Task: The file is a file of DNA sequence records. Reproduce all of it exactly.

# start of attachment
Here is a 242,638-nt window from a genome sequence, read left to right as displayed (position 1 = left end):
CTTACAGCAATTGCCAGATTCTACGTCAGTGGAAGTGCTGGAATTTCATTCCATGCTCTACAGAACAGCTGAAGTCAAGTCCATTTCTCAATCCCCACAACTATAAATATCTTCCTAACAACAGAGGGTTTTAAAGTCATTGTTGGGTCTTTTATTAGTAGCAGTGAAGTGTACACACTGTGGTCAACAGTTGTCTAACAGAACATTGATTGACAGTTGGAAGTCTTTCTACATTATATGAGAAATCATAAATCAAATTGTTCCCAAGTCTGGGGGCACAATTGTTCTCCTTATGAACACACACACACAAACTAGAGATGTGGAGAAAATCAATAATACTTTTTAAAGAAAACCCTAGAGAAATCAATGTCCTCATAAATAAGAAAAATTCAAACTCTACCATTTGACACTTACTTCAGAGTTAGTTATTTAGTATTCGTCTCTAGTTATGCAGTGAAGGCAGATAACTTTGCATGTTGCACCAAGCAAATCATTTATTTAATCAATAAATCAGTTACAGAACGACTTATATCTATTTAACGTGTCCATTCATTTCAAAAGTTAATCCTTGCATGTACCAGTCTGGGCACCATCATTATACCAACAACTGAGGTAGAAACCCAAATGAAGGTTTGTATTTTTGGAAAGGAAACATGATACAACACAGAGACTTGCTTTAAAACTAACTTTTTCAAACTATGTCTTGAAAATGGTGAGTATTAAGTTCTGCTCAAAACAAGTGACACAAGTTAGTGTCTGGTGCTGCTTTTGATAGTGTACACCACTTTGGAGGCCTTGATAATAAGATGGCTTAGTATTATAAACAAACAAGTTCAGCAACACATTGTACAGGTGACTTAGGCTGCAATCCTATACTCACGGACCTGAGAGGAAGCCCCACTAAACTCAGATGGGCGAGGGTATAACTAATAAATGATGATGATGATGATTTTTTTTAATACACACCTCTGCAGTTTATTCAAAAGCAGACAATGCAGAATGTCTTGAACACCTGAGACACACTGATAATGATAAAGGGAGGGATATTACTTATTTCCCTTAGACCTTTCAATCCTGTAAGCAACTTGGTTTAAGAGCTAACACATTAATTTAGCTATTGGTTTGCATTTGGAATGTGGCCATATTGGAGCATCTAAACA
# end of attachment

Here is a 242,638-nt window from a genome sequence, read left to right as displayed (position 1 = left end):
CTTACAGCAATTGCCAGATTCTACGTCAGTGGAAGTGCTGGAATTTCATTCCATGCTCTACAGAACAGCTGAAGTCAAGTCCATTTCTCAATCCCCACAACTATAAATATCTTCCTAACAACAGAGGGTTTTAAAGTCATTGTTGGGTCTTTTATTAGTAGCAGTGAAGTGTACACACTGTGGTCAACAGTTGTCTAACAGAACATTGATTGACAGTTGGAAGTCTTTCTACATTATATGAGAAATCATAAATCAAATTGTTCCCAAGTCTGGGGGCACAATTGTTCTCCTTATGAACACACACACACAAACTAGAGATGTGGAGAAAATCAATAATACTTTTTAAAGAAAACCCTAGAGAAATCAATGTCCTCATAAATAAGAAAAATTCAAACTCTACCATTTGACACTTACTTCAGAGTTAGTTATTTAGTATTCGTCTCTAGTTATGCAGTGAAGGCAGATAACTTTGCATGTTGCACCAAGCAAATCATTTATTTAATCAATAAATCAGTTACAGAACGACTTATATCTATTTAACGTGTCCATTCATTTCAAAAGTTAATCCTTGCATGTACCAGTCTGGGCACCATCATTATACCAACAACTGAGGTAGAAACCCAAATGAAGGTTTGTATTTTTGGAAAGGAAACATGATACAACACAGAGACTTGCTTTAAAACTAACTTTTTCAAACTATGTCTTGAAAATGGTGAGTATTAAGTTCTGCTCAAAACAAGTGACACAAGTTAGTGTCTGGTGCTGCTTTTGATAGTGTACACCACTTTGGAGGCCTTGATAATAAGATGGCTTAGTATTATAAACAAACAAGTTCAGCAACACATTGTACAGGTGACTTAGGCTGCAATCCTATACTCACGGACCTGAGAGGAAGCCCCACTAAACTCAGATGGGCGAGGGTATAACTAATAAATGATGATGATGATGATTTTTTTTAATACACACCTCTGCAGTTTATTCAAAAGCAGACAATGCAGAATGTCTTGAACACCTGAGACACACTGATAATGATAAAGGGAGGGATATTACTTATTTCCCTTAGACCTTTCAATCCTGTAAGCAACTTGGTTTAAGAGCTAACACATTAATTTAGCTATTGGTTTGCATTTGGAATGTGGCCATATTGGAGCATCTAAACA